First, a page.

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Secured credit cards list

Add accounts, build your credit report history, and improve your credit score (increase your savings, too)

| By Greg Fisher

If you were turned down for an unsecured credit card, try a secured one.

Part of this exercise is forced savings. Savings ("reserves"), the conspicuously absent component in the the media's ridiculous mortgage loan qualification discourse, counts heavily (the more multiples of your mortgage loan PITI payment, the better). So, don't look at this as throwing money down the tubes-- the deposit is yours forever (it's in a real savings account), and you're doing two things at once: Saving and building a credit history. The savings account balance is your credit card limit. The applications require sending a check or money order for the savings deposit. Better to get three cards at $300 each than one at $900.

Yes, all have an annual fee. No, there is no way to avoid the fees. Yes, bad credit makes things expensive. No, you don't have to keep the accounts forever. Yes, you can cancel and get your deposit back. No, there are no free silver bullets. Yes, this is a silver bullet, but silver costs money. Yes, politicians want you to spend, spend, spend. No, they don't care about savings. Yes, the economy will be fine if you save $1,000 rather than buying something with it.

Find out what effect getting one credit card will have on your score by using the score simulators (Equifax and TransUnion only). If you are concerned that getting three at once will lower your score (or won't increase it as much) in the short term, then get one at a time and check your score after they show up on your credit report. If you're trying to increase your credit score to buy a house, and you want it to go up immediately, get real. You can't buy a real credit history (and buying a fake one is getting harder). It takes time. That's why they call it a history.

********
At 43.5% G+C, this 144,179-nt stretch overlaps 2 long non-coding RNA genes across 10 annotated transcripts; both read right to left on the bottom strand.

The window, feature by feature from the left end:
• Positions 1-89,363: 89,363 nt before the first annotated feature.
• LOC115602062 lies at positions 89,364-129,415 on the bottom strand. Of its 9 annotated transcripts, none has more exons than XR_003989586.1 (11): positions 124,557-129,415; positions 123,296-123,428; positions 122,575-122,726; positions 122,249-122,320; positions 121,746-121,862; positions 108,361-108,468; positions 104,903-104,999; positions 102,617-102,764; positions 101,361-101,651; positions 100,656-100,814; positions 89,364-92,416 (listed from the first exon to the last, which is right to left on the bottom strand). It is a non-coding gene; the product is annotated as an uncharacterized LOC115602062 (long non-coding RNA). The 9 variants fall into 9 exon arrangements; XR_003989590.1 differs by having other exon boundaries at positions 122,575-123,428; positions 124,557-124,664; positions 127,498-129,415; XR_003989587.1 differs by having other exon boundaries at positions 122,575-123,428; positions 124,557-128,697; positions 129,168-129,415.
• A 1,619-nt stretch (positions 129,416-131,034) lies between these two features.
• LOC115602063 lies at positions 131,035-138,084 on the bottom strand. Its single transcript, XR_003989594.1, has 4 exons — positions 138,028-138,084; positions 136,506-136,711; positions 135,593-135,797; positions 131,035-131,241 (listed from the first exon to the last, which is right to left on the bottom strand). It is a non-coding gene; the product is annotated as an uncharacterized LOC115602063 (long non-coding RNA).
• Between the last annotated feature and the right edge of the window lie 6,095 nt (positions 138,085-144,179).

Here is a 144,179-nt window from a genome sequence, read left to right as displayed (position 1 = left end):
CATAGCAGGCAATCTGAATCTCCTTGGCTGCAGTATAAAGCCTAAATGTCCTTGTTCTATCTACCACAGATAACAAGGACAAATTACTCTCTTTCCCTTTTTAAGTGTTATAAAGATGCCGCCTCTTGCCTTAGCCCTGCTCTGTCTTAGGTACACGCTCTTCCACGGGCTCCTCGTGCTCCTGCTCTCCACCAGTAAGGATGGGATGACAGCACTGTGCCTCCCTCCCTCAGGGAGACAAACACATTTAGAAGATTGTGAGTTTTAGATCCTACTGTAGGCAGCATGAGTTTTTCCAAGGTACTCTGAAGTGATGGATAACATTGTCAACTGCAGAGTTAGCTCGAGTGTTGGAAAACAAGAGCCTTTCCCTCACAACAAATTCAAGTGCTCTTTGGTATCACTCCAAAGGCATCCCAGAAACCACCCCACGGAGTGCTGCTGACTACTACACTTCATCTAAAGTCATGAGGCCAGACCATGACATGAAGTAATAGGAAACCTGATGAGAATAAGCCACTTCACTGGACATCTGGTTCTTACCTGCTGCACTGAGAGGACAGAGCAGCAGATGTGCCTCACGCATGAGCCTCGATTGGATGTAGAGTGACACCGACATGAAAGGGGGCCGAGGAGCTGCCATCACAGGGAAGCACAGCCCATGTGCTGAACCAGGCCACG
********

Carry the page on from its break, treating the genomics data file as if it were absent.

"For FICO High Achievers the ratio of revolving balances to credit limits is 7%, on average."

It is a statistical fact that 1/2 of all Americans have a below average credit score. Just as sure as that, some of you will not succeed. Some of you will run the thing up to the hilt, some of you will fail to pay on time, and some will do both.

In order to succeed, change your bad habits. In addition to the secured card savings accounts, save some more in a normal savings account. Stop teetering on the edge of financial peril by having no savings. Keep saving. Don't keep your savings in your checking account. Do not withdraw your savings. That's why they call it savings.

Go, and be insolvent no more.


And you know who you are.

But, don't just sit there and do nothing. The sooner you put some positives in your file, the sooner the score will improve. Just be cool and don't blow it. The reason you're reading this is because you blew it and now you're trying to un-blow it. Be cool.

Watch the effect of more and more credit cards (without balances) at

FTC: Secured Credit Card Marketing Scams

Bankrate: "10 questions before getting a secured credit card"

Kiplinger: "Your first credit card"

Some cards available:

Stop wringing your hands and do it. They're all about the same. It's this, or pay cash for the house.

And, don't make a late payment. Don't even get close to it. Keep saving, too. It's common sense.

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